22. Dartmouth College 3,733,596 3,486,383 7.1
23. Vanderbilt U. 3,673,434 3,399,293 8.1
24. Ohio State U. 3,149,169 2,366,033 33.1
25. Johns Hopkins U. 2,987,298 2,678,721 11.5
26. U. of Pittsburgh 2,975,896 2,618,436 13.7
27. Pennsylvania State U. 2,956,803 1,779,958 66.1
28. New York U. 2,949,000 2,755,000 7.0
29. U. of Minnesota/
Foundation
2,757,476 2,271,700 21.4
30. Brown U. 2,669,948 2,462,538 8.4
31. U. of North Carolina at Chapel Hill 2,381,151 2,179,177 9.3
32. U. of Washington 2,346,693 2,111,332 11.1
33. Purdue U. 2,182,171 1,916,968 13.8
34. U. of Richmond 2,023,357 1,868,083 8.3
35. U. of Wisconsin Foundation 2,20,19 1,812,056 11.5
36. Williams College 1,996,681 1,799,377 11.0
37. U. of Illinois/Foundation 1,925,949 1,649,346 16.8
38. California Inst of Technology 1,849,880 1,746,526 5.9
39. Amherst College 1,823,748 1,640,666 11.2
40. Pomona College 1,823,441 1,679,640 8.6
41. Boston College 1,809,200 1,645,900 9.9
42. Rockefeller U. 1,772,394 1,692,300 4.7
43. Indiana U./Foundation 1,735,086 1,576,615 10.1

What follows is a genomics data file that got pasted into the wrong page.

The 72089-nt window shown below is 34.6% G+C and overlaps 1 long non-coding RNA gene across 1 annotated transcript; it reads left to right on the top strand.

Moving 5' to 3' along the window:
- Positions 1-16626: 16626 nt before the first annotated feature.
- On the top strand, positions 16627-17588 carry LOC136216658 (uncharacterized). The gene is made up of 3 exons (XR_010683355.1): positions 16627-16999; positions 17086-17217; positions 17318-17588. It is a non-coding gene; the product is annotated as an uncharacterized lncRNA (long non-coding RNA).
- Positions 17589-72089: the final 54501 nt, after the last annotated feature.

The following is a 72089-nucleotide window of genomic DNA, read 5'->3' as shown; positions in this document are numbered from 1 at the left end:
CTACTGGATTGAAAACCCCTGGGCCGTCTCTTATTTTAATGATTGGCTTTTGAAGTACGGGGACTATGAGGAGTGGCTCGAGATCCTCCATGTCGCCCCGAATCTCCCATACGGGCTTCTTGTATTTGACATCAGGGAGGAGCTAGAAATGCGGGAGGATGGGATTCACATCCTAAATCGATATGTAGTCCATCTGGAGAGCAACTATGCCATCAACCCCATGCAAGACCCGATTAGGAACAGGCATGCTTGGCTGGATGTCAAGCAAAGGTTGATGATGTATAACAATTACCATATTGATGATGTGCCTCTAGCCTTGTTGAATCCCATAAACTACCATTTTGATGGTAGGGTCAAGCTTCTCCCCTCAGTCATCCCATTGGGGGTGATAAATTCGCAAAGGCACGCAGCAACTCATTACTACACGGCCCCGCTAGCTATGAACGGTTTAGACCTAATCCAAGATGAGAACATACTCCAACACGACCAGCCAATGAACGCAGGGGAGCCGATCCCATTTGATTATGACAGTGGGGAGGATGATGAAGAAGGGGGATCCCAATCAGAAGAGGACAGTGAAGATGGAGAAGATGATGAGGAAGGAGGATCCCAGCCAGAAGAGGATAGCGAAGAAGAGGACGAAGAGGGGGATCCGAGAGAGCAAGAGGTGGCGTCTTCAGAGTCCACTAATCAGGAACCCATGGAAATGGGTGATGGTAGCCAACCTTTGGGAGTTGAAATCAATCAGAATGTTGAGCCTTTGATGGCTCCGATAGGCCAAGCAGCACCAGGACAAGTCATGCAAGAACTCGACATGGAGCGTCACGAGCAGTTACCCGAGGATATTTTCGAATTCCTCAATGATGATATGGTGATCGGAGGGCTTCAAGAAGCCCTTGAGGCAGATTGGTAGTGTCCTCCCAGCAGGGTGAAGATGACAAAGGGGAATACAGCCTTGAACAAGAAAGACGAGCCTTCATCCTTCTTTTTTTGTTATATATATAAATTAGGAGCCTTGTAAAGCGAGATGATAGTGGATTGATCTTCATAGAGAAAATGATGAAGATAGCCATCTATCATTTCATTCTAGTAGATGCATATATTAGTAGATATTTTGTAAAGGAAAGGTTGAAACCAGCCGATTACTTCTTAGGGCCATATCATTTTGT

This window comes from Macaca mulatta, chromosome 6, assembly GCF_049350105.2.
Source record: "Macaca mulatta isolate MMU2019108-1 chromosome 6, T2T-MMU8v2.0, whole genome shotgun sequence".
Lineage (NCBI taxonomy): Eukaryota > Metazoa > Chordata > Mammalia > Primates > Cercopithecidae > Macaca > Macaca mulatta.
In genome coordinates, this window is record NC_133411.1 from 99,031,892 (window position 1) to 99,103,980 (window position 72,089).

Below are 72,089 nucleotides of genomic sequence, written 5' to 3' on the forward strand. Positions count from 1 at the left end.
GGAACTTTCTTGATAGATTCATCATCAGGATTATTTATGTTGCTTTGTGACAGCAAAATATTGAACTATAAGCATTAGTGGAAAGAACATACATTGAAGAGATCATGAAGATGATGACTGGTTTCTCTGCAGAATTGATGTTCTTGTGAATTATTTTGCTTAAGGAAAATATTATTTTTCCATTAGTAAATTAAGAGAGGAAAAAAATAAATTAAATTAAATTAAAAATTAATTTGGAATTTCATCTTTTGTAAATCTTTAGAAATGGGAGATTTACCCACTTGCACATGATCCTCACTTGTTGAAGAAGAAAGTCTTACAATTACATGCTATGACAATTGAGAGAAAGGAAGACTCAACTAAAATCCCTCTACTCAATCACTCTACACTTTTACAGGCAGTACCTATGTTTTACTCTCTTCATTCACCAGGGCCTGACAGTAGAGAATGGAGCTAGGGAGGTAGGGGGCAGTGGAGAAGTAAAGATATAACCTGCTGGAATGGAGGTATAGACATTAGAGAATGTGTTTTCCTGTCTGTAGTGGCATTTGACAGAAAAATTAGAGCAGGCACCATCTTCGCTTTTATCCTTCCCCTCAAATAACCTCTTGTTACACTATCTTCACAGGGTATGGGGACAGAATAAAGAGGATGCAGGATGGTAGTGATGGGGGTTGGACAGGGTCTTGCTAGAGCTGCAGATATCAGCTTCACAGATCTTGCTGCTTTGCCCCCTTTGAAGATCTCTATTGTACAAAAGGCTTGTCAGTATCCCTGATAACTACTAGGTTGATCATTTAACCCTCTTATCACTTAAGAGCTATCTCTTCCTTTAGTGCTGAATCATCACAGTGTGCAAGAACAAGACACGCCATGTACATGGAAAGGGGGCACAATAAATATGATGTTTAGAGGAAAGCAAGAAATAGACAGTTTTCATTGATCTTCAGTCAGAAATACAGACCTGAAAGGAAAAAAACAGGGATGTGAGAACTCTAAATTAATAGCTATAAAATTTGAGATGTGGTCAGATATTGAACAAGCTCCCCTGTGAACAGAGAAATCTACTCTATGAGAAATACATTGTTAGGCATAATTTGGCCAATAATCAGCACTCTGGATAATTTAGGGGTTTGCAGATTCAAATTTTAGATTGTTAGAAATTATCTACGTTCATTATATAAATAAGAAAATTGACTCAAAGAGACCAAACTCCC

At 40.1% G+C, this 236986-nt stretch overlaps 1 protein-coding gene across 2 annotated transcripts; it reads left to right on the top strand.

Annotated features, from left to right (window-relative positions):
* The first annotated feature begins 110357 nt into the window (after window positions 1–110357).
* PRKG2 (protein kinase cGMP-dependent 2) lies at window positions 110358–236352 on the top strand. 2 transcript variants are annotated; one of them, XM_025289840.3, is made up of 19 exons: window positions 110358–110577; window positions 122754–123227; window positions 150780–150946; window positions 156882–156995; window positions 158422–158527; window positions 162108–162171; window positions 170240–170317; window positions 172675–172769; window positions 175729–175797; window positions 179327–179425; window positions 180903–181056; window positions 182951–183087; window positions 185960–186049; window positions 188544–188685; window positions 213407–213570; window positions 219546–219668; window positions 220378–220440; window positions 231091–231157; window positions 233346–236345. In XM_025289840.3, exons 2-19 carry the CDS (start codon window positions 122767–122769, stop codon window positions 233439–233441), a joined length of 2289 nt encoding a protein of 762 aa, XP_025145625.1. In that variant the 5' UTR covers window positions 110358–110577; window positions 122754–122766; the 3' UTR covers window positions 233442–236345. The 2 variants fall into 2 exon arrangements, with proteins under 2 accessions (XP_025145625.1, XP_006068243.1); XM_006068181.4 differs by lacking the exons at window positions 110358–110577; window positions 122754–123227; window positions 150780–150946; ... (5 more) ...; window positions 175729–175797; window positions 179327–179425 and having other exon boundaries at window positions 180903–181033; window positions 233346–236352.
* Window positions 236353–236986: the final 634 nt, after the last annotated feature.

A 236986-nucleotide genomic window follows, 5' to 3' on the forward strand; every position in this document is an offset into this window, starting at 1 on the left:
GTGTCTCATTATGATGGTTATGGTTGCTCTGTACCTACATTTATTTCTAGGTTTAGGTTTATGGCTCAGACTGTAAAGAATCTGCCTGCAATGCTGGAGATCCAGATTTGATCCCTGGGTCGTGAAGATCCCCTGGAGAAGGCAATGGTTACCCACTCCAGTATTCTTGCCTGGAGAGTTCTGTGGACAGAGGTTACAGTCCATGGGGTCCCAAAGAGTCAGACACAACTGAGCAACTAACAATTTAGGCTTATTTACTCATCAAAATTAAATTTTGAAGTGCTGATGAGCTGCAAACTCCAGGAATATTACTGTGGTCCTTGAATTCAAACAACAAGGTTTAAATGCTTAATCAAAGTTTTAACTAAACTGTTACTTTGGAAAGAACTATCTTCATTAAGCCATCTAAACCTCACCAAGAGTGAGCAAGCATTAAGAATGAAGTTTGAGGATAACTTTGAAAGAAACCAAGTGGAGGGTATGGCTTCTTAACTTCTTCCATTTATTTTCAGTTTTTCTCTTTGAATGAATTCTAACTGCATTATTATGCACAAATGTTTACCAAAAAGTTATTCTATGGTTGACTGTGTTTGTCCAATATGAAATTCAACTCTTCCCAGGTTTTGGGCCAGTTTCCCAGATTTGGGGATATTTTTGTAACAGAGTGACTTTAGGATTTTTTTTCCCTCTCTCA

44. U. of Rochester 1,730,829 1,581,773 9.4
45. Georgia Tech 1,714,876 1,608,248 6.6
46. Case Western Reserve U. 1,678,563 1,600,013 4.9
47. Michigan State U. 1,637,164 1,407,483 16.3
48. Swarthmore College 1,634,685 1,498,775 9.1
49. U. of Toronto 1,593,147 1,485,990 7.2
50. Smith College 1,557,426 1,409,755 10.5

Liberal Arts Colleges With Largest Endowments, 2013

    2013 Endowment Value 2012 Endowment Value % Change 2012-2013
1. Williams College $1,996,681 $1,799,377 11.0%
2. Amherst College 1,823,748 1,640,666 11.2
3. Pomona College 1,823,441 1,679,640 8.6
4. Swarthmore College 1,634,685 1,498,775 9.1
5. Smith College 1,557,426 1,409,755 10.5
6. Grinnell College 1,553,629 1,383,856 12.3
7. Wellesley College 1,550,054 1,444,613 7.3
8. Bowdoin College 1,038,640 902,364 15.1
9. Berea College 1.012,401 942,618 7.4
10. Trinity U. (Texas) 1,005,691 908,416 10.7

 

Historically Black Colleges With Largest Endowments, 2013

    2013 Endowment Value 2012 Endowment Value % Change 2012-2013
1. Howard U. $513,663 $460,712 11.5
2. Spelman College 327,171 309,139 5.8
3. Hampton U. 254,103 232,151 9.3
4. Meharry Medical College 124,965 112,455 11.1
5. Florida A&M U. 115,281 107,742 7.0

Canadian Universities With Largest Endowments, 2013

    2013 Endowment Value 2012 Endowment Value % Change 2012-2013
1. U. of Toronto $1,593,147 $1,485,990 7.2%
2. U. of British Columbia 1,116,126 1,029,243 8.4
3. McGill U. 1,056,788 958,009 10.3
4. U. of Alberta 848,433 764,601 11.0
5. Queen's U. 658,896 595,652 10.6